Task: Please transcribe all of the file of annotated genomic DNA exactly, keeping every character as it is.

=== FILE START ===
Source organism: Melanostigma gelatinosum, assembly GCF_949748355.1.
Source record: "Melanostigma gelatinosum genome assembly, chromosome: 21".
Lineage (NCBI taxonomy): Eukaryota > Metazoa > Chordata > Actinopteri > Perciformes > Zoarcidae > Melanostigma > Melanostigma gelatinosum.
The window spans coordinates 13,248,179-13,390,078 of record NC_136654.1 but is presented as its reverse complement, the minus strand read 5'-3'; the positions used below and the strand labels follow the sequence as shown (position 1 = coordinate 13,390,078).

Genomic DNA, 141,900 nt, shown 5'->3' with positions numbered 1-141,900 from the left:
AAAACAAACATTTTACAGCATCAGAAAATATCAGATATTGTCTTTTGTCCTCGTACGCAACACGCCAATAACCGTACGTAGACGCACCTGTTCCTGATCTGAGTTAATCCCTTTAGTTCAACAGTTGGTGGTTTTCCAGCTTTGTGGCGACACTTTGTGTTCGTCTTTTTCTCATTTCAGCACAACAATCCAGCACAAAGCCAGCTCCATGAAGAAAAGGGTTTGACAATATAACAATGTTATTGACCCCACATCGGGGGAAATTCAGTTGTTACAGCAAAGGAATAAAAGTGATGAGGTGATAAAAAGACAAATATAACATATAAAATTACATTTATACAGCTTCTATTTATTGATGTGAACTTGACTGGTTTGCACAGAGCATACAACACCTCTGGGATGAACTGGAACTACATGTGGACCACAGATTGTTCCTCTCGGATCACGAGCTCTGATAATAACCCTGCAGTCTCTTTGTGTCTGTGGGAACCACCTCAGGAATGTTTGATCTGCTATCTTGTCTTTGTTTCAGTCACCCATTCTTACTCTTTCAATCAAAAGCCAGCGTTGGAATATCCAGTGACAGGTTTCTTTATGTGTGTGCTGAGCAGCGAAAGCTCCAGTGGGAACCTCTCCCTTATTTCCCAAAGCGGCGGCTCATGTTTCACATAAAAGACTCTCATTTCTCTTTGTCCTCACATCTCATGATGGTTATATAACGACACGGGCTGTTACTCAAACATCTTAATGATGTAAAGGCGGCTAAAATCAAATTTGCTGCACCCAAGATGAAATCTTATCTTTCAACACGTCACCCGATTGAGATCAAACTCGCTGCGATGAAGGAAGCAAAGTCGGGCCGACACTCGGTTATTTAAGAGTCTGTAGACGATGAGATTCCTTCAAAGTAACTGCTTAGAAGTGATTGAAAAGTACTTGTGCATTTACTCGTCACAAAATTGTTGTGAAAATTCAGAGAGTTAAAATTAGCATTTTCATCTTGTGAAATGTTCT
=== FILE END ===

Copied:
Source organism: Melanostigma gelatinosum, assembly GCF_949748355.1.
Source record: "Melanostigma gelatinosum genome assembly, chromosome: 21".
Lineage (NCBI taxonomy): Eukaryota > Metazoa > Chordata > Actinopteri > Perciformes > Zoarcidae > Melanostigma > Melanostigma gelatinosum.
The window spans coordinates 13,248,179-13,390,078 of record NC_136654.1 but is presented as its reverse complement, the minus strand read 5'-3'; the positions used below and the strand labels follow the sequence as shown (position 1 = coordinate 13,390,078).

Genomic DNA, 141,900 nt, shown 5'->3' with positions numbered 1-141,900 from the left:
AAAACAAACATTTTACAGCATCAGAAAATATCAGATATTGTCTTTTGTCCTCGTACGCAACACGCCAATAACCGTACGTAGACGCACCTGTTCCTGATCTGAGTTAATCCCTTTAGTTCAACAGTTGGTGGTTTTCCAGCTTTGTGGCGACACTTTGTGTTCGTCTTTTTCTCATTTCAGCACAACAATCCAGCACAAAGCCAGCTCCATGAAGAAAAGGGTTTGACAATATAACAATGTTATTGACCCCACATCGGGGGAAATTCAGTTGTTACAGCAAAGGAATAAAAGTGATGAGGTGATAAAAAGACAAATATAACATATAAAATTACATTTATACAGCTTCTATTTATTGATGTGAACTTGACTGGTTTGCACAGAGCATACAACACCTCTGGGATGAACTGGAACTACATGTGGACCACAGATTGTTCCTCTCGGATCACGAGCTCTGATAATAACCCTGCAGTCTCTTTGTGTCTGTGGGAACCACCTCAGGAATGTTTGATCTGCTATCTTGTCTTTGTTTCAGTCACCCATTCTTACTCTTTCAATCAAAAGCCAGCGTTGGAATATCCAGTGACAGGTTTCTTTATGTGTGTGCTGAGCAGCGAAAGCTCCAGTGGGAACCTCTCCCTTATTTCCCAAAGCGGCGGCTCATGTTTCACATAAAAGACTCTCATTTCTCTTTGTCCTCACATCTCATGATGGTTATATAACGACACGGGCTGTTACTCAAACATCTTAATGATGTAAAGGCGGCTAAAATCAAATTTGCTGCACCCAAGATGAAATCTTATCTTTCAACACGTCACCCGATTGAGATCAAACTCGCTGCGATGAAGGAAGCAAAGTCGGGCCGACACTCGGTTATTTAAGAGTCTGTAGACGATGAGATTCCTTCAAAGTAACTGCTTAGAAGTGATTGAAAAGTACTTGTGCATTTACTCGTCACAAAATTGTTGTGAAAATTCAGAGAGTTAAAATTAGCATTTTCATCTTGTGAAATGTTCT